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Yesterday I got the chance to rip apart my test gun and mod the Disco valve.... I drilled the throat to 0.234" (still the stock 0.156" stem), and bored out the exhaust port with a 5/32" mill on a 20* angle.... By the time I was done, both had an equivalent diameter of 0.174".... I drilled the transfer port to 0.162" (about as big as you can go without danger of the wall kinking), but out of curiousity (and because I only have one .22 cal barrel) I left the barrel port stock at 0.134".... I was therefore quite surprised when the gun made 31 FPE with 14.3 gr. pellets.... I didn't record a shot string at maximum preload because the 2nd shot was the fastest at 988 fps, but I shot strings at 2 through 8 turns out on the RVA and here are the results....

Image

The average power is 28.3, 25.7, 23.6 and 21.0 FPE.... and the efficiency is 1.02, 1.17, 1.19, and 1.12 FPE/CI respectively.... The pressure shown in the above graph is only approximate, just to give you an idea of the pressure range for each string.... the starting pressures are very close.... These tests are only to establish a baseline for the testing using a bstaley buffer consisting of three 70 Durometer #113 O-rings.... I am using a Challenger hammer with a 1/4-28 SHSS with the point ground flat as a striker, a Disco hammer spring, and a Challenger RVA.... The above tests were conducted with the set-screw flush with the front of the hammer, so the stroke was 0.58" which is stock for a Disco....Remember, for a full volume Disco reservoir, the above shot counts would double....

We're really busy in the Motel right now, so I have no idea when I will be able to get to doing the bstaley tests, unfortunately....

Bob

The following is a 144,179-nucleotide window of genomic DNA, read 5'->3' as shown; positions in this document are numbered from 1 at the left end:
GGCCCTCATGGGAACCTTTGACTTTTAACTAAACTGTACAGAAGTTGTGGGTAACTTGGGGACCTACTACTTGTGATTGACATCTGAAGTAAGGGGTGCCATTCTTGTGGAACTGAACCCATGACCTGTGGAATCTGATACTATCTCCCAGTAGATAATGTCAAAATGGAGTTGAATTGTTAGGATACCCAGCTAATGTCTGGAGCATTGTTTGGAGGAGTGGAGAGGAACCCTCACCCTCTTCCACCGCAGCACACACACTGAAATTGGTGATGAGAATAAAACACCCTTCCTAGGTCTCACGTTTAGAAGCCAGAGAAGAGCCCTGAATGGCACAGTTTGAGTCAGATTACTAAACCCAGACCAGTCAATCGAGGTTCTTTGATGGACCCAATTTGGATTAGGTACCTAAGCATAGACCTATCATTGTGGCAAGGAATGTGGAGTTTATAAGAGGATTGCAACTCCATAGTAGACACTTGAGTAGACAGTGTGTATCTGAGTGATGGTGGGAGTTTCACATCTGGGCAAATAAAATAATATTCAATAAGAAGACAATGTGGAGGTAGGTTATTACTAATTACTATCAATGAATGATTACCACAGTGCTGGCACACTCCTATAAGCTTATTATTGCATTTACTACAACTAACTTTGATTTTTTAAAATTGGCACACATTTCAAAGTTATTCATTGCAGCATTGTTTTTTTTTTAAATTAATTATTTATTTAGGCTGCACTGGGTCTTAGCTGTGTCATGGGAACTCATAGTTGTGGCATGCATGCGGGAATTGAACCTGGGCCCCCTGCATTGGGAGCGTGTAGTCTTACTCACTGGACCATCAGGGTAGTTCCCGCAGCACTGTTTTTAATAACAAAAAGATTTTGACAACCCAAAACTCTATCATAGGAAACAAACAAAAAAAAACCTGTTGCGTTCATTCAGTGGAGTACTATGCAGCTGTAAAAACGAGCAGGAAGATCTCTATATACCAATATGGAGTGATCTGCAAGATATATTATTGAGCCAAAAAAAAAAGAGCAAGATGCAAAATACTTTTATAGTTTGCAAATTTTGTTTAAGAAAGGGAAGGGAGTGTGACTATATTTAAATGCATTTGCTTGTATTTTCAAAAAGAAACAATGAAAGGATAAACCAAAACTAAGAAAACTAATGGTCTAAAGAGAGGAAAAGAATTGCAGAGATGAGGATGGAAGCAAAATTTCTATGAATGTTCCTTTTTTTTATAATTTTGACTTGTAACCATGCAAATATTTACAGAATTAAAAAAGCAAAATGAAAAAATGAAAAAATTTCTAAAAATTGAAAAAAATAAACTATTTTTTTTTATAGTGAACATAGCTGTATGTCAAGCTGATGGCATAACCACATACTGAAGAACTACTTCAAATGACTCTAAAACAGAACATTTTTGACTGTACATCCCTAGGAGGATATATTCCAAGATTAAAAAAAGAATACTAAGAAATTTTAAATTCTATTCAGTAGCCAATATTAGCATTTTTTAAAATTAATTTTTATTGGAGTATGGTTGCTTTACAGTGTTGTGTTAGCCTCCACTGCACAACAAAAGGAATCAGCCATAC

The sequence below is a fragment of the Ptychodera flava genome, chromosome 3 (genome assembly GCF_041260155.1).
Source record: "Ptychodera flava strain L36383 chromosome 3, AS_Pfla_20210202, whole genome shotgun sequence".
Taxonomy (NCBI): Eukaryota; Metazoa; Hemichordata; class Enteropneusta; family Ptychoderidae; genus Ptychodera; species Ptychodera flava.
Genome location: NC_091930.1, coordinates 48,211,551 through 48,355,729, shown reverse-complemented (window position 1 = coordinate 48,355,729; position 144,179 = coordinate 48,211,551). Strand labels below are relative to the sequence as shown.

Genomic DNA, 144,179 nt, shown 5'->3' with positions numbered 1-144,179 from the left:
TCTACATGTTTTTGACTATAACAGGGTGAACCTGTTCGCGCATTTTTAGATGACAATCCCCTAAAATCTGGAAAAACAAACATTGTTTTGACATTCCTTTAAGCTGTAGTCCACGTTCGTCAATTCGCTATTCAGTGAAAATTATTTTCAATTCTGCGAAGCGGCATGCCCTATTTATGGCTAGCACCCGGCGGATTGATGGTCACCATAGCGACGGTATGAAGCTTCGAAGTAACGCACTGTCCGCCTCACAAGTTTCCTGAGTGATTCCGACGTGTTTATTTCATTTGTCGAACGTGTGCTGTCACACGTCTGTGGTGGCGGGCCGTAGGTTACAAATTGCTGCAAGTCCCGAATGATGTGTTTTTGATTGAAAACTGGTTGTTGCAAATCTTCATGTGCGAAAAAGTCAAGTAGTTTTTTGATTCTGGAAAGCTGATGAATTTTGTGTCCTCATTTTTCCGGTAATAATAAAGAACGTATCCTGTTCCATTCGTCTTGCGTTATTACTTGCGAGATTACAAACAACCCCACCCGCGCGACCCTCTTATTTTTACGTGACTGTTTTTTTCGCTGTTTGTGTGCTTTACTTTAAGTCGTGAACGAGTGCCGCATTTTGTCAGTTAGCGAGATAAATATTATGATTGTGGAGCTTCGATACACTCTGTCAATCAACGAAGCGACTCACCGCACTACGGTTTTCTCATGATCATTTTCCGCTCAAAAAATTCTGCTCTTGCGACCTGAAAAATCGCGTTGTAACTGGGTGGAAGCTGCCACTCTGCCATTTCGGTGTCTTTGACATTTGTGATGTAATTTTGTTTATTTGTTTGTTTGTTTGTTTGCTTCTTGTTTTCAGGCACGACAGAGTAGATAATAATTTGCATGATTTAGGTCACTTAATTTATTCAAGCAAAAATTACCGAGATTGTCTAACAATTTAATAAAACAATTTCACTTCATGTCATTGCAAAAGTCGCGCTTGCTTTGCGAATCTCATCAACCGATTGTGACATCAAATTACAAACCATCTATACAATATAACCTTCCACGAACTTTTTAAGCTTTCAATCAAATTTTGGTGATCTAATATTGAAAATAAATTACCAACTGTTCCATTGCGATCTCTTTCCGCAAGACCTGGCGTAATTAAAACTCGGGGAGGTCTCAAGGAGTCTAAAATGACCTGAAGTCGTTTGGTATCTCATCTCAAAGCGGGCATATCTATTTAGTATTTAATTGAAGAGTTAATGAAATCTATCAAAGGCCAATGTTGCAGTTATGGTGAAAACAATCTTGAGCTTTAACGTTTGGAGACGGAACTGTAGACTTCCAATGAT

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Airsonal;
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Proud Member of the 2000+fps Club!


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PostPosted: Thu Jul 25, 2013 10:48 pm 
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I finally got a chance to get back to testing the bstaley Disco with the Modded Valve.... I installed a buffer consisting of three 70 durometer #113 O-rings, and started with the striker set Flush with the face of the hammer.... I then turned it in 1 turn CW, at which point the buffer is basically not doing anything.... I shot a string at 2 turns out on the RVA to compare to the unbuffered setup in the last graph.... I then turned the striker out CCW in 1/2 turn increments, and readjusted the hammer spring preload so that the best curve was obtained using a 2000 psi fill.... All shots over 96% of the peak velocity are shown on the graph below....

Image

At 1/2 turn in on the striker, the buffer starts to engage the hammer after the first 2 shots.... Both these strings are lower in efficiency than the unbuffered version.... I was particularly interested in the (purple) string with the striker set flush, as the velocity is almost identical to a stock Disco, averaging 850 fps (23 FPE) with the 14.3 gr. JSB Express pellets used throughout these tests.... The string was 10 shots, the same as what I got in the very first tests with a stock gun, but the efficiency was less, at only 0.98 FPE/CI instead of the 1.05 FPE/CI for a stock Disco.... Despite the fact that we were starting with a gun with much better flow and capable of nearly 100 fps more that stock, the bstaley buffered version fell short of the efficiency of even a stock Disco....

When the striker was withdrawn another 1/2 turn, the shot string increased to 13 shots, but the efficiency was still not as good as previously obtained.... At 1 turn out CCW from flush on the striker, the gun returned 20 shots averaging 709 fps (16 FPE) at an efficiency of 1.36 FPE/CI, which is very similar efficiency to other strings obtained using various buffers at the same velocity.... The bstaley buffer system, at least in a Disco utilizing a 2000 psi fill, really seems to come into it's own when the gun is detuned to 700 fps or below.... Unfortunately, at higher power levels, I was unable to get any improvement in efficiency compared to simple detuning using just an RVA.... It does permit filling to higher pressures than just using an RVA, and in some circumstances that can lead to a couple more shots.... but I was unable to wring any improvement in air usage out of any of the versions I tested unless the power was reduced substantially....

Bob

_________________
Dominion Marksman Silver Shield - 5890 x 6000 in 1976, and downhill ever since!
Airsonal;
Too many! Springers, Pumpers, CO2, but I love my PCPs and developing them!
Proud Member of the 2000+fps Club!